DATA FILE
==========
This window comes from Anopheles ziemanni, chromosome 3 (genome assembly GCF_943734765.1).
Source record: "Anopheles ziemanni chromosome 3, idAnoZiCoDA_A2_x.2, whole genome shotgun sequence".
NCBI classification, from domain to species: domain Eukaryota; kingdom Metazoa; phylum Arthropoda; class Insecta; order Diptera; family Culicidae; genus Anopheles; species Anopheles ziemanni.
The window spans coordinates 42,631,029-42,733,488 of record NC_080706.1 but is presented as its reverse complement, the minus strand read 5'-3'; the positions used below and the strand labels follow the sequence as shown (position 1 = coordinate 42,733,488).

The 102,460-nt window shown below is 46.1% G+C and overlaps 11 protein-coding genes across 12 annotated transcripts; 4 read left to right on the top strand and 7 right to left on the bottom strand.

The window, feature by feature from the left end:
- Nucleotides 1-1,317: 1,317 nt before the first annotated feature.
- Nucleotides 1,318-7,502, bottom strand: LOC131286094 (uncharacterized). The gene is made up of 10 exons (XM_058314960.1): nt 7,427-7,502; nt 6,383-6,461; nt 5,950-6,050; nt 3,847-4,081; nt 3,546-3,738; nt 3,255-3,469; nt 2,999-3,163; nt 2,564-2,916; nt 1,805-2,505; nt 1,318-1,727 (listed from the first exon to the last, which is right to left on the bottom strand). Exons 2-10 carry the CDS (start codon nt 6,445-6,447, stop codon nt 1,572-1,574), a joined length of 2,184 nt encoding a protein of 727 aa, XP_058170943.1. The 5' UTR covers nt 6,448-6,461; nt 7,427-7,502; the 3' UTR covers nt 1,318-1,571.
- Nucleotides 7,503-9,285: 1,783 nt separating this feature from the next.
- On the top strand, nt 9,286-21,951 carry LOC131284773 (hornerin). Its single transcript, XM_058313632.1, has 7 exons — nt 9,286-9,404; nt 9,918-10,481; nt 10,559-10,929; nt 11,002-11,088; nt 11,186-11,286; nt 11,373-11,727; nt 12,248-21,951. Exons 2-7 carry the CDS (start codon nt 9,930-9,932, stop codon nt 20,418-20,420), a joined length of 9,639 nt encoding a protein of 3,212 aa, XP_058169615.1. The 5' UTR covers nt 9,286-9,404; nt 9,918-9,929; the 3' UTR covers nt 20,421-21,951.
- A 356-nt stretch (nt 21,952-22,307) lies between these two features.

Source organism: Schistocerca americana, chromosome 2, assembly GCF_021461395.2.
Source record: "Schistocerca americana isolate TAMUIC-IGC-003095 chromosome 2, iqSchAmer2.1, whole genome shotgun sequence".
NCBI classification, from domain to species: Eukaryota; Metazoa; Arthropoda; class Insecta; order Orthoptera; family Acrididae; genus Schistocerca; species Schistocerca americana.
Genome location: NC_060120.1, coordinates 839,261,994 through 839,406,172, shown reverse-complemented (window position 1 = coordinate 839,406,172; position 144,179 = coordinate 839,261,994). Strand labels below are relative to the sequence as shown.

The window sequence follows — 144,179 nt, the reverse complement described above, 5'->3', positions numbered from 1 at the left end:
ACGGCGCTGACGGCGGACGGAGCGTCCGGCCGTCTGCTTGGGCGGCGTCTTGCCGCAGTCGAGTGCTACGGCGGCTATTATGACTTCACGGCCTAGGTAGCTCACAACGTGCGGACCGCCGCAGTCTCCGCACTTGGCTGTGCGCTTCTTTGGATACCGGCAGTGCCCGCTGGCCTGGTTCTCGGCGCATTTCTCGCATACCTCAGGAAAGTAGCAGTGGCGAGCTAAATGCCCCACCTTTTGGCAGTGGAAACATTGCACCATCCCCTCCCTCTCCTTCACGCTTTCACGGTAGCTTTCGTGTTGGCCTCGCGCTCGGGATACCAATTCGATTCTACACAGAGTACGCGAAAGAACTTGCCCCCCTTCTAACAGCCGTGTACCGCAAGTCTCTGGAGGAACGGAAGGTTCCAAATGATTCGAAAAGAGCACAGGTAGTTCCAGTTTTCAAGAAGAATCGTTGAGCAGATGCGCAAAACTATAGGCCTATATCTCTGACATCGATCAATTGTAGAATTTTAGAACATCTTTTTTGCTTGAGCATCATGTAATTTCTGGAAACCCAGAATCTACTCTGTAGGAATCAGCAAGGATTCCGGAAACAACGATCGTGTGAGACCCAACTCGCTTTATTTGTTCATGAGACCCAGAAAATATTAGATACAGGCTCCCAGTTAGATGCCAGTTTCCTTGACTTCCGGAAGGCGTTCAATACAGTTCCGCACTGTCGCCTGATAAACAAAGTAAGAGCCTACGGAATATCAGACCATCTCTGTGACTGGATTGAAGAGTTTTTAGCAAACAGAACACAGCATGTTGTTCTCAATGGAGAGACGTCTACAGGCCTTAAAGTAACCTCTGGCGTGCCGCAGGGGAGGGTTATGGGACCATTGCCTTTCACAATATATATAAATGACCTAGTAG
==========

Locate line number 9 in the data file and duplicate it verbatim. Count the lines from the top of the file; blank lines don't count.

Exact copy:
- Nucleotides 7,503-9,285: 1,783 nt separating this feature from the next.